Improving palliative care services: a pragmatic model for evaluating services and assessing unmet need

Wiles, R.; Payne, S.; Jarrett, N.
March 1999
Palliative Medicine;1999, Vol. 13 Issue 2, p131
Academic Journal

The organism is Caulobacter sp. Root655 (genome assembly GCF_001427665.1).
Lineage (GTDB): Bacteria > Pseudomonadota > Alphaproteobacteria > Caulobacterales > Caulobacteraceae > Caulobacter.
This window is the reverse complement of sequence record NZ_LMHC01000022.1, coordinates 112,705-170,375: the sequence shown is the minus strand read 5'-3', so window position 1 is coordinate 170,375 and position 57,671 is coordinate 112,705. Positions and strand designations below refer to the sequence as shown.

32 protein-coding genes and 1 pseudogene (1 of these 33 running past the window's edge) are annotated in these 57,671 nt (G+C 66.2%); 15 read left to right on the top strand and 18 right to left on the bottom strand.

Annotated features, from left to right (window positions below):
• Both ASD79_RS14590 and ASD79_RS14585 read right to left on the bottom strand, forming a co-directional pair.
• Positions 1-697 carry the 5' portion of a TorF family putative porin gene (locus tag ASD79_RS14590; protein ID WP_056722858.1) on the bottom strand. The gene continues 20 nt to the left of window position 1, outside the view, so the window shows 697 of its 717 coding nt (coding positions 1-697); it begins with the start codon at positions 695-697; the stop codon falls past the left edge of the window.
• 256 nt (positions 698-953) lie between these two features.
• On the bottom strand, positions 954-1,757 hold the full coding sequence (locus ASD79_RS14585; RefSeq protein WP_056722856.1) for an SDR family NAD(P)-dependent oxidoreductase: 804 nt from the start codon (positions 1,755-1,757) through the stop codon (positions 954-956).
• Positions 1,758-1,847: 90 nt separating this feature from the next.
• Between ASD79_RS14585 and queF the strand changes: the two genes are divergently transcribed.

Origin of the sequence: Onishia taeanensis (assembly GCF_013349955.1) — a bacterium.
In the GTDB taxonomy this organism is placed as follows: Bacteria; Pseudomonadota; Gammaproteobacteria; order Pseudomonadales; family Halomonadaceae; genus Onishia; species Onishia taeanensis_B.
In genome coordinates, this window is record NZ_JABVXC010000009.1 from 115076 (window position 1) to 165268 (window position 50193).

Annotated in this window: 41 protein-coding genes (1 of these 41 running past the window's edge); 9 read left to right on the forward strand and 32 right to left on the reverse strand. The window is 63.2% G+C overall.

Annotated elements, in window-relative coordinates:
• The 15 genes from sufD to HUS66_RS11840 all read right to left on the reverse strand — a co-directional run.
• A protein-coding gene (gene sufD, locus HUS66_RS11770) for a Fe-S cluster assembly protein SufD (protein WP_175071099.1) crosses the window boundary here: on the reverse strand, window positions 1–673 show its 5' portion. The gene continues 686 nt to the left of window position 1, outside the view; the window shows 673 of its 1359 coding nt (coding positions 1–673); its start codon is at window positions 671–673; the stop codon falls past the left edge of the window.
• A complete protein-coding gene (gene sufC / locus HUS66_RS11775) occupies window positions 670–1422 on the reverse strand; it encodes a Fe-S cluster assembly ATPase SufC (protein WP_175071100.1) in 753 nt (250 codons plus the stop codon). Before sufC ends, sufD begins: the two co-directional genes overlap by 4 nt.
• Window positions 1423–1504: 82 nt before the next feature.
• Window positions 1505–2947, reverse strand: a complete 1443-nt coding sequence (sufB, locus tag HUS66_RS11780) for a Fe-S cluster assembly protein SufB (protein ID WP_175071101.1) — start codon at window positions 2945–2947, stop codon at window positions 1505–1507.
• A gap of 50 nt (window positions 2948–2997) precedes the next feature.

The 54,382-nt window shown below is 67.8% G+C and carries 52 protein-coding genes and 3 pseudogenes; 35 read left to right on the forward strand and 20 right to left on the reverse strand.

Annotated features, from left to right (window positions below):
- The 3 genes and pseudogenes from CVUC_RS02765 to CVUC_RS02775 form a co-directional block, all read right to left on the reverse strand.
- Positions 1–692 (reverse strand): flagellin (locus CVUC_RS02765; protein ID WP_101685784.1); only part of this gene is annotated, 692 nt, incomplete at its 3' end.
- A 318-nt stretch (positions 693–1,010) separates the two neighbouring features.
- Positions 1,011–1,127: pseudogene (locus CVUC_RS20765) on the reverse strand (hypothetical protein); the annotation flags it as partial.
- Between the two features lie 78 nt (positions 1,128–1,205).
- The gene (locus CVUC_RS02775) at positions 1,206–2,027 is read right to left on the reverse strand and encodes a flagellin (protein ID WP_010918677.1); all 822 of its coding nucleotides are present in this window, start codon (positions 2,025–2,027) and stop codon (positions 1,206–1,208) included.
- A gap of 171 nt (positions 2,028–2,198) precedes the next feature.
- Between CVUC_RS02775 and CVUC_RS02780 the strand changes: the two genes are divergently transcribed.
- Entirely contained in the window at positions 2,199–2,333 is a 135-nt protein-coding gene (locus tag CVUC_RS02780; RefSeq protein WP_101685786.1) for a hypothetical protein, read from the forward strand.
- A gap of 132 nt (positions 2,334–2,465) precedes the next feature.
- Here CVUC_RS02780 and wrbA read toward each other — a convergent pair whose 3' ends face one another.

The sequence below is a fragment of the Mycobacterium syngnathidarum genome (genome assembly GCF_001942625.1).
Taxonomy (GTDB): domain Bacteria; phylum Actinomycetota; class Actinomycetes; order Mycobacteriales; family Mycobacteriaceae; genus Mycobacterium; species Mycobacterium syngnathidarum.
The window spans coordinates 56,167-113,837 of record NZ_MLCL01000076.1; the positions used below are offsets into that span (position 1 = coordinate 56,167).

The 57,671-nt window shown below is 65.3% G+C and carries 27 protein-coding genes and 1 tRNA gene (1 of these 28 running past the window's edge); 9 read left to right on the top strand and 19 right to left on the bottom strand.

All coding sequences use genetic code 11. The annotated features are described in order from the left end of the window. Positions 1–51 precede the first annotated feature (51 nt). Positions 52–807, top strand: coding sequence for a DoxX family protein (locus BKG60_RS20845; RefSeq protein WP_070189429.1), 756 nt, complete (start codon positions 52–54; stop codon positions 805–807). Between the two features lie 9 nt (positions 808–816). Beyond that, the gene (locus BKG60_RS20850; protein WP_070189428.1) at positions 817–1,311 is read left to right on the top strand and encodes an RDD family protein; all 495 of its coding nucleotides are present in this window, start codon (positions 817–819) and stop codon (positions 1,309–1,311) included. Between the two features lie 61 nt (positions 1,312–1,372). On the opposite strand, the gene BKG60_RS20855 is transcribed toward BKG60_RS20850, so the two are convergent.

Evaluating local palliative care services and identifying gaps in services for patients are crucial to the development of services which enable people to die at home in a well-supported environment. A review of the local strategy for providing respite and support services for palliative care patients and their carers was carried out in one area of south-east England. The review comprised four elements: identification of services available; interviews with provider `stakeholders'; interviews with patients and carers; questionnaire survey of general practitioners and district nurses. The findings and outcome are described. It is suggested that this approach could be adopted by health authorities to form one part of a comprehensive system of needs assessment. Alternatively, it could be used by groups of providers to evaluate existing services and to identify potential improvements to services. Advantages and disadvantages of the approach for both commissioners of such reviews and those carrying them out are discussed.


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